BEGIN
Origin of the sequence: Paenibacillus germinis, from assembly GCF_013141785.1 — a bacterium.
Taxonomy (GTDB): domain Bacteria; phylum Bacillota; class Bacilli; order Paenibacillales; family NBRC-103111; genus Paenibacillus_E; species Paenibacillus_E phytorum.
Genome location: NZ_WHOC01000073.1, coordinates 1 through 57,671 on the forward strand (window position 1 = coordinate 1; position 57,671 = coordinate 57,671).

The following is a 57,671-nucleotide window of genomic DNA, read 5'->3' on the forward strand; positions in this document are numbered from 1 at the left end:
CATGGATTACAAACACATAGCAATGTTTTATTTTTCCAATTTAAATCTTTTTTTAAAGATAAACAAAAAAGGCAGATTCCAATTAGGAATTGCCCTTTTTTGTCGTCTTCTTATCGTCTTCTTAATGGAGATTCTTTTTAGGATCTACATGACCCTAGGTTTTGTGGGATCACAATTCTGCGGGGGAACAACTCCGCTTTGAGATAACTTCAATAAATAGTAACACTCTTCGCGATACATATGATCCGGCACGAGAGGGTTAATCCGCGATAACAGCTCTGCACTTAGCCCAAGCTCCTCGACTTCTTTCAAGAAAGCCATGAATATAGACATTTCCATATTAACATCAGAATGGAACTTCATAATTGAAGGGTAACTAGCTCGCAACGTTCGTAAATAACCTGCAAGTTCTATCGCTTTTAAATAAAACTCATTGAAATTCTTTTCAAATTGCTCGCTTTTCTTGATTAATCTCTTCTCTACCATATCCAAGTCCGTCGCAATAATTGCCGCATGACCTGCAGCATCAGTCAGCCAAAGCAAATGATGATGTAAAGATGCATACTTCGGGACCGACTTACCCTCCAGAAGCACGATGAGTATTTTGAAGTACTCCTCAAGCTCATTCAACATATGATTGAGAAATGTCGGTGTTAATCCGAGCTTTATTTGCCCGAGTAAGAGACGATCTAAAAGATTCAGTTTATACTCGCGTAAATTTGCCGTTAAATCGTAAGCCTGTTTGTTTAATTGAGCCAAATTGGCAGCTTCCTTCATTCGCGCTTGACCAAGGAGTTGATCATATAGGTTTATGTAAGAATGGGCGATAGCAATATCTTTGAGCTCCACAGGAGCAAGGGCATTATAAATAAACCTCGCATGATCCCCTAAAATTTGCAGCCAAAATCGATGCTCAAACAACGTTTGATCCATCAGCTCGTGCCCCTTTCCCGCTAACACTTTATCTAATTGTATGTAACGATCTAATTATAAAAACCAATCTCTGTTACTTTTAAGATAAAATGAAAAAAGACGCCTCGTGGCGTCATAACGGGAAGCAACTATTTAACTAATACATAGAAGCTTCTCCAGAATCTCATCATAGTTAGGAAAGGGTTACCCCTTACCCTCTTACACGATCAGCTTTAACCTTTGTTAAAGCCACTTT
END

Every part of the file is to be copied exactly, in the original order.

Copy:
Origin of the sequence: Paenibacillus germinis, from assembly GCF_013141785.1 — a bacterium.
Taxonomy (GTDB): domain Bacteria; phylum Bacillota; class Bacilli; order Paenibacillales; family NBRC-103111; genus Paenibacillus_E; species Paenibacillus_E phytorum.
Genome location: NZ_WHOC01000073.1, coordinates 1 through 57,671 on the forward strand (window position 1 = coordinate 1; position 57,671 = coordinate 57,671).

The following is a 57,671-nucleotide window of genomic DNA, read 5'->3' on the forward strand; positions in this document are numbered from 1 at the left end:
CATGGATTACAAACACATAGCAATGTTTTATTTTTCCAATTTAAATCTTTTTTTAAAGATAAACAAAAAAGGCAGATTCCAATTAGGAATTGCCCTTTTTTGTCGTCTTCTTATCGTCTTCTTAATGGAGATTCTTTTTAGGATCTACATGACCCTAGGTTTTGTGGGATCACAATTCTGCGGGGGAACAACTCCGCTTTGAGATAACTTCAATAAATAGTAACACTCTTCGCGATACATATGATCCGGCACGAGAGGGTTAATCCGCGATAACAGCTCTGCACTTAGCCCAAGCTCCTCGACTTCTTTCAAGAAAGCCATGAATATAGACATTTCCATATTAACATCAGAATGGAACTTCATAATTGAAGGGTAACTAGCTCGCAACGTTCGTAAATAACCTGCAAGTTCTATCGCTTTTAAATAAAACTCATTGAAATTCTTTTCAAATTGCTCGCTTTTCTTGATTAATCTCTTCTCTACCATATCCAAGTCCGTCGCAATAATTGCCGCATGACCTGCAGCATCAGTCAGCCAAAGCAAATGATGATGTAAAGATGCATACTTCGGGACCGACTTACCCTCCAGAAGCACGATGAGTATTTTGAAGTACTCCTCAAGCTCATTCAACATATGATTGAGAAATGTCGGTGTTAATCCGAGCTTTATTTGCCCGAGTAAGAGACGATCTAAAAGATTCAGTTTATACTCGCGTAAATTTGCCGTTAAATCGTAAGCCTGTTTGTTTAATTGAGCCAAATTGGCAGCTTCCTTCATTCGCGCTTGACCAAGGAGTTGATCATATAGGTTTATGTAAGAATGGGCGATAGCAATATCTTTGAGCTCCACAGGAGCAAGGGCATTATAAATAAACCTCGCATGATCCCCTAAAATTTGCAGCCAAAATCGATGCTCAAACAACGTTTGATCCATCAGCTCGTGCCCCTTTCCCGCTAACACTTTATCTAATTGTATGTAACGATCTAATTATAAAAACCAATCTCTGTTACTTTTAAGATAAAATGAAAAAAGACGCCTCGTGGCGTCATAACGGGAAGCAACTATTTAACTAATACATAGAAGCTTCTCCAGAATCTCATCATAGTTAGGAAAGGGTTACCCCTTACCCTCTTACACGATCAGCTTTAACCTTTGTTAAAGCCACTTT